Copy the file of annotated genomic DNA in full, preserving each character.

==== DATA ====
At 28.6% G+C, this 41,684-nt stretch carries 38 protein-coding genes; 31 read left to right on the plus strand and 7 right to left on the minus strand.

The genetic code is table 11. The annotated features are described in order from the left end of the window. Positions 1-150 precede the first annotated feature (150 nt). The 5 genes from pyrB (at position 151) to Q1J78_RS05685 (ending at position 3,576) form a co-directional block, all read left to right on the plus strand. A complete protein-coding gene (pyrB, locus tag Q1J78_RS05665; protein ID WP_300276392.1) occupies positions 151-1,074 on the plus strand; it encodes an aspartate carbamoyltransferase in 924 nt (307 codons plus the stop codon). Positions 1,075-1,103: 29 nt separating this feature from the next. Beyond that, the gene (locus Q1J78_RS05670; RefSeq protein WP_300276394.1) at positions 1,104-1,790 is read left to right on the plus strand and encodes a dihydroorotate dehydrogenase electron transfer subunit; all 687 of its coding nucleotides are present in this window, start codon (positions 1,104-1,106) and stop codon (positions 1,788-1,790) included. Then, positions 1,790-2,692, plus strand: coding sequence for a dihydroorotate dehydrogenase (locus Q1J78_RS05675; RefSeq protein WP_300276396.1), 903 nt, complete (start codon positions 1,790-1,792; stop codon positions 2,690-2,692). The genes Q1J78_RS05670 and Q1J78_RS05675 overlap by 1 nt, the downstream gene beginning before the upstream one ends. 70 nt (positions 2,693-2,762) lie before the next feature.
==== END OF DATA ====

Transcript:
At 28.6% G+C, this 41,684-nt stretch carries 38 protein-coding genes; 31 read left to right on the plus strand and 7 right to left on the minus strand.

The genetic code is table 11. The annotated features are described in order from the left end of the window. Positions 1-150 precede the first annotated feature (150 nt). The 5 genes from pyrB (at position 151) to Q1J78_RS05685 (ending at position 3,576) form a co-directional block, all read left to right on the plus strand. A complete protein-coding gene (pyrB, locus tag Q1J78_RS05665; protein ID WP_300276392.1) occupies positions 151-1,074 on the plus strand; it encodes an aspartate carbamoyltransferase in 924 nt (307 codons plus the stop codon). Positions 1,075-1,103: 29 nt separating this feature from the next. Beyond that, the gene (locus Q1J78_RS05670; RefSeq protein WP_300276394.1) at positions 1,104-1,790 is read left to right on the plus strand and encodes a dihydroorotate dehydrogenase electron transfer subunit; all 687 of its coding nucleotides are present in this window, start codon (positions 1,104-1,106) and stop codon (positions 1,788-1,790) included. Then, positions 1,790-2,692, plus strand: coding sequence for a dihydroorotate dehydrogenase (locus Q1J78_RS05675; RefSeq protein WP_300276396.1), 903 nt, complete (start codon positions 1,790-1,792; stop codon positions 2,690-2,692). The genes Q1J78_RS05670 and Q1J78_RS05675 overlap by 1 nt, the downstream gene beginning before the upstream one ends. 70 nt (positions 2,693-2,762) lie before the next feature.